HTB – Grandpa

I wanted to start hitting some Windows boxes because I’ve been really focusing on the Linux machines on the TJNULL list and same deal with Proving Grounds. So I picked this one randomly and saw it was rated Easy and thought I would give it a shot, blind. The box was very straightforward and had one little gimmick at the end that gave me trouble but I worked through it and figured a workaround.

So what happened to Grandpa? Well we started off with our basic nmap scan and see that there is a webserver running, some basic enumeration leads us to the version number and a few exploits. We tried one, didn’t work, tried the next and bingo. Once we had a shell we had to figure out a way to escalate privileges. We used a tool called Churrasco to pop a root shell and capture both flags. Read on to see how it all went down.

As for the OSCP what did this box teach me:

  1. If one exploit fails, try the next
  2. Understand different methods of sharing files
  3. Kernel exploits for Windows

Walkthrough for Grandpa

The IP for Grandpa is

First step as always is a nmap scan of our target host:

After this I did a full port scan with nothing to report.

Our initial scan only returns:

80/tcp open http Microsoft IIS httpd 6.0

I visited the page but just a default page. My next step was to run a goBuster scan but nothing to report!

So what the heck now?

We go back to our scan and review it. I noticed that our scan showed us that the PUT option was available. I tried to upload a file via PUT because if I could do that then I could upload a reverse shell and be done.

But we were denied. Back to the drawing board.

I started searching for exploits for IIS v6.0 and came across two. One involving the PROPFIND option and another buffer overflow.

I tried the PROPFIND exploit first but ran into a few dead ends.

Then I decided to go with the buffer overflow. The vulnerability is called `ScStoragePathFromUrl' Remote Buffer Overflow`

I found a script on searchsploit that was easy to configure and utilized python2. I executed the script:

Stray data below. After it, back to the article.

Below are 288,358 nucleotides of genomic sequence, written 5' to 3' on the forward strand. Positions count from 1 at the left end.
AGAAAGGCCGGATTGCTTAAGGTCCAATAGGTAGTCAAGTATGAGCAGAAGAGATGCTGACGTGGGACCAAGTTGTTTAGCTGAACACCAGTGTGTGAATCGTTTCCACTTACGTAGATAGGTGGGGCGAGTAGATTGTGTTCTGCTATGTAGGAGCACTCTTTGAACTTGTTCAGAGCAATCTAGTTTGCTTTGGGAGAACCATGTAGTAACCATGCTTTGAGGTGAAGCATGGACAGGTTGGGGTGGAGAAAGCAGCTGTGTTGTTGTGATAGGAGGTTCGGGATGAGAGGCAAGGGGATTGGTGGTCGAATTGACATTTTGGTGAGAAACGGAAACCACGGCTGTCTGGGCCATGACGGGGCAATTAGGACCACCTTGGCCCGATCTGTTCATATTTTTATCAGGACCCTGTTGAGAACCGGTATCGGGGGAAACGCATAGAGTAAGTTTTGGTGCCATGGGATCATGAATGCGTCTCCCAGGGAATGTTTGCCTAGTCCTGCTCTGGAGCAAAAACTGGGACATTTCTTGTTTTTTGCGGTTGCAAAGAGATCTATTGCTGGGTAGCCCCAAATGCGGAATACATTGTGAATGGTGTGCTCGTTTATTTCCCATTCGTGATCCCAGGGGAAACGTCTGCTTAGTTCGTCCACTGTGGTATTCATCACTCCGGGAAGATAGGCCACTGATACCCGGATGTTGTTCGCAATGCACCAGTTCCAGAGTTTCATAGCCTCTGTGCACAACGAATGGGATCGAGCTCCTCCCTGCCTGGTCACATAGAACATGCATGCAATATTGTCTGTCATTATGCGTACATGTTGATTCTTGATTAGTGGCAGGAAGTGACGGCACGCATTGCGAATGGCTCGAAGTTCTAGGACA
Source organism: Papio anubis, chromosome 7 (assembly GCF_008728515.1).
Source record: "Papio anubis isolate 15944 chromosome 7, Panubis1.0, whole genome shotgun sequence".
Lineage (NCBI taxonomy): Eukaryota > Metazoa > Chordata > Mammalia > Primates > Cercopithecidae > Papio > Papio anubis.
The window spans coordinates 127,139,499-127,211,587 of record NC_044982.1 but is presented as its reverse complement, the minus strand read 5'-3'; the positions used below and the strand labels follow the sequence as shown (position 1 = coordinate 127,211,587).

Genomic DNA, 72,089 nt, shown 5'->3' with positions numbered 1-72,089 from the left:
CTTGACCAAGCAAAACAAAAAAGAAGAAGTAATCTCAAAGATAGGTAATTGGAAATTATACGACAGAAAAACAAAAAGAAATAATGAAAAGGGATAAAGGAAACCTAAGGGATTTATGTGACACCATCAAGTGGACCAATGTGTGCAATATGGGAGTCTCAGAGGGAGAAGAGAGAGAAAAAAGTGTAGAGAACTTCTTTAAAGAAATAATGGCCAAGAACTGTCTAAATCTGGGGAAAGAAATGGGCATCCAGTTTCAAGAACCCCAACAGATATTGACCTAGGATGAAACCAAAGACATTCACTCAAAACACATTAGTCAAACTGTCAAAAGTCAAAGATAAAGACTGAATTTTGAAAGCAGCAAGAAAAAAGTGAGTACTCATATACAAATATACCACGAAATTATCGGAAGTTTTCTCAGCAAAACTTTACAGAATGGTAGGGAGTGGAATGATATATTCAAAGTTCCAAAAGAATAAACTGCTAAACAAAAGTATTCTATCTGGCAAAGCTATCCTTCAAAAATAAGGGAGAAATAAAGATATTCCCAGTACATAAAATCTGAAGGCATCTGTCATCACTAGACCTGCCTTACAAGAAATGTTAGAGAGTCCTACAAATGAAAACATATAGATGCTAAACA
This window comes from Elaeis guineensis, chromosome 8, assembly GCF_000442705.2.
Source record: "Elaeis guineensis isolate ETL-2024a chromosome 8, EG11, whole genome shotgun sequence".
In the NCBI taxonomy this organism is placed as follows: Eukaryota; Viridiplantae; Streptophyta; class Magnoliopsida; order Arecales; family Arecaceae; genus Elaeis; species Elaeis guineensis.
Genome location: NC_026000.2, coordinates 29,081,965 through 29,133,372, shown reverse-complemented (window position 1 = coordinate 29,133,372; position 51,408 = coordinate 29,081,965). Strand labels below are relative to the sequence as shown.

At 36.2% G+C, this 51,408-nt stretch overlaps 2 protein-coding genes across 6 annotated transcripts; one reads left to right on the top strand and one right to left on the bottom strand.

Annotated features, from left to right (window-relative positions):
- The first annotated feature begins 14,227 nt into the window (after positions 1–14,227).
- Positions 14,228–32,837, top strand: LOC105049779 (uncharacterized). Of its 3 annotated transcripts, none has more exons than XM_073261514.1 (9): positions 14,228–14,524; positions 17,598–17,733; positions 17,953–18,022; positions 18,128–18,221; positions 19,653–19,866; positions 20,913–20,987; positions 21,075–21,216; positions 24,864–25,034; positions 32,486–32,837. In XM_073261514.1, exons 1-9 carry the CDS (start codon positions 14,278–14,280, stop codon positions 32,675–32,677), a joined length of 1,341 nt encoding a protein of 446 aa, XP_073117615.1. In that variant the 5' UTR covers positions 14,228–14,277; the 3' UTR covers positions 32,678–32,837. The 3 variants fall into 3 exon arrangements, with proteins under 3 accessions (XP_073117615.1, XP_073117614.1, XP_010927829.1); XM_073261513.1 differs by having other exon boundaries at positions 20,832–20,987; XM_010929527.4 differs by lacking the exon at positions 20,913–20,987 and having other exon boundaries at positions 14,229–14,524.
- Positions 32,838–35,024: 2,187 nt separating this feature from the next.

and on my listener I received back a connection. There wasn’t much here but I did find an Administrator and Harry directory that were both locked down.


To spare you all my angst. Grandpa is meant to be exploited via a kernel exploit called Churrasco.

Churrasco exploits the way that Microsoft Windows addresses tokens requested by the Microsoft Distributed Transaction Coordinator (MSDTC), and by properly isolating WMI providers and processes that run under the NetworkService or LocalService accounts.

Essentially it impersonates an administrator user. The next step esepcially in these Windows boxes is transferring files over to your box to use. My was giving me loads of trouble and wasn’t working properly. There is no wget, no curl etc.

So I found a tool called certutil. This tool allows you to download files via the command line.

This outputs a file called a Blob0_0.bin, I just used rename Blob0_0.bin churrasco.exe for clarity.

We then execute churrasco:

and back on our listener:

From there its simply navigating the file system for some flags:

This was a fun box. Quick and to the point and always nice for a good quick win! These old boxes always end up teaching you workarounds for things. Like certutil, solid save for me!

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